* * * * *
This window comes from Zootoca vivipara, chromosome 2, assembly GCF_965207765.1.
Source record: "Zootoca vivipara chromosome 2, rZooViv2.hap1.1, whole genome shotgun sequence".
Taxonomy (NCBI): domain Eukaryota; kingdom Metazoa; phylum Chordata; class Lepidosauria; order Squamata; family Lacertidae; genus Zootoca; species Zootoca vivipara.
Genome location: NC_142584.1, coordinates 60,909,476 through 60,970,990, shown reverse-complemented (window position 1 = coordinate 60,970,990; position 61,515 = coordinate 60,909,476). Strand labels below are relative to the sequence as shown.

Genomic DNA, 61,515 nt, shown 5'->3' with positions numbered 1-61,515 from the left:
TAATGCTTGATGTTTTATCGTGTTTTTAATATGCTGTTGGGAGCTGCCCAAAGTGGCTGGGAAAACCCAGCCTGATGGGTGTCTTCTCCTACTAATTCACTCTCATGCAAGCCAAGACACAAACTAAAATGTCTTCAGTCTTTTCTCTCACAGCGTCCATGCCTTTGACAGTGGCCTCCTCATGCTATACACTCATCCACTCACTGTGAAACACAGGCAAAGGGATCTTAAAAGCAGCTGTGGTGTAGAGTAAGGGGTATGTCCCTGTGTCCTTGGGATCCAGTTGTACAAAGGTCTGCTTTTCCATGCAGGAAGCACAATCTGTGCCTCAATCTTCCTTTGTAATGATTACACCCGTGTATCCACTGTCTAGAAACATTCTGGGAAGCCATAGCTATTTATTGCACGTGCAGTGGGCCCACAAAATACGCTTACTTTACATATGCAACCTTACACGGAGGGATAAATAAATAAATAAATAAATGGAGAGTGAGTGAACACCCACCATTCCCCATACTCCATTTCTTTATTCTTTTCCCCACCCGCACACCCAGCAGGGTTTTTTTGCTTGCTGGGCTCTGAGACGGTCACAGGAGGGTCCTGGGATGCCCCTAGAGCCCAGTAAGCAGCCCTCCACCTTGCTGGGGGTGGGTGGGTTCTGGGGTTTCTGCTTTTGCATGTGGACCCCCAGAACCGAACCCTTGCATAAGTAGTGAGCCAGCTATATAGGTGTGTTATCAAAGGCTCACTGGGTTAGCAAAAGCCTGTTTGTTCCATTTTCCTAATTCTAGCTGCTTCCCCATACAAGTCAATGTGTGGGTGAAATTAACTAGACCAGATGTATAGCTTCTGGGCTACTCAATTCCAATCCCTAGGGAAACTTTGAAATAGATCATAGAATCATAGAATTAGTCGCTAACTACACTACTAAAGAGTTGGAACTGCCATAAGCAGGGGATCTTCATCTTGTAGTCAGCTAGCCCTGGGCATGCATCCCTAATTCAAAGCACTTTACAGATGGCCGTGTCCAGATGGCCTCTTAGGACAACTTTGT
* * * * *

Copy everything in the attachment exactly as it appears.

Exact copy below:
This window comes from Zootoca vivipara, chromosome 2, assembly GCF_965207765.1.
Source record: "Zootoca vivipara chromosome 2, rZooViv2.hap1.1, whole genome shotgun sequence".
Taxonomy (NCBI): domain Eukaryota; kingdom Metazoa; phylum Chordata; class Lepidosauria; order Squamata; family Lacertidae; genus Zootoca; species Zootoca vivipara.
Genome location: NC_142584.1, coordinates 60,909,476 through 60,970,990, shown reverse-complemented (window position 1 = coordinate 60,970,990; position 61,515 = coordinate 60,909,476). Strand labels below are relative to the sequence as shown.

Genomic DNA, 61,515 nt, shown 5'->3' with positions numbered 1-61,515 from the left:
TAATGCTTGATGTTTTATCGTGTTTTTAATATGCTGTTGGGAGCTGCCCAAAGTGGCTGGGAAAACCCAGCCTGATGGGTGTCTTCTCCTACTAATTCACTCTCATGCAAGCCAAGACACAAACTAAAATGTCTTCAGTCTTTTCTCTCACAGCGTCCATGCCTTTGACAGTGGCCTCCTCATGCTATACACTCATCCACTCACTGTGAAACACAGGCAAAGGGATCTTAAAAGCAGCTGTGGTGTAGAGTAAGGGGTATGTCCCTGTGTCCTTGGGATCCAGTTGTACAAAGGTCTGCTTTTCCATGCAGGAAGCACAATCTGTGCCTCAATCTTCCTTTGTAATGATTACACCCGTGTATCCACTGTCTAGAAACATTCTGGGAAGCCATAGCTATTTATTGCACGTGCAGTGGGCCCACAAAATACGCTTACTTTACATATGCAACCTTACACGGAGGGATAAATAAATAAATAAATAAATGGAGAGTGAGTGAACACCCACCATTCCCCATACTCCATTTCTTTATTCTTTTCCCCACCCGCACACCCAGCAGGGTTTTTTTGCTTGCTGGGCTCTGAGACGGTCACAGGAGGGTCCTGGGATGCCCCTAGAGCCCAGTAAGCAGCCCTCCACCTTGCTGGGGGTGGGTGGGTTCTGGGGTTTCTGCTTTTGCATGTGGACCCCCAGAACCGAACCCTTGCATAAGTAGTGAGCCAGCTATATAGGTGTGTTATCAAAGGCTCACTGGGTTAGCAAAAGCCTGTTTGTTCCATTTTCCTAATTCTAGCTGCTTCCCCATACAAGTCAATGTGTGGGTGAAATTAACTAGACCAGATGTATAGCTTCTGGGCTACTCAATTCCAATCCCTAGGGAAACTTTGAAATAGATCATAGAATCATAGAATTAGTCGCTAACTACACTACTAAAGAGTTGGAACTGCCATAAGCAGGGGATCTTCATCTTGTAGTCAGCTAGCCCTGGGCATGCATCCCTAATTCAAAGCACTTTACAGATGGCCGTGTCCAGATGGCCTCTTAGGACAACTTTGT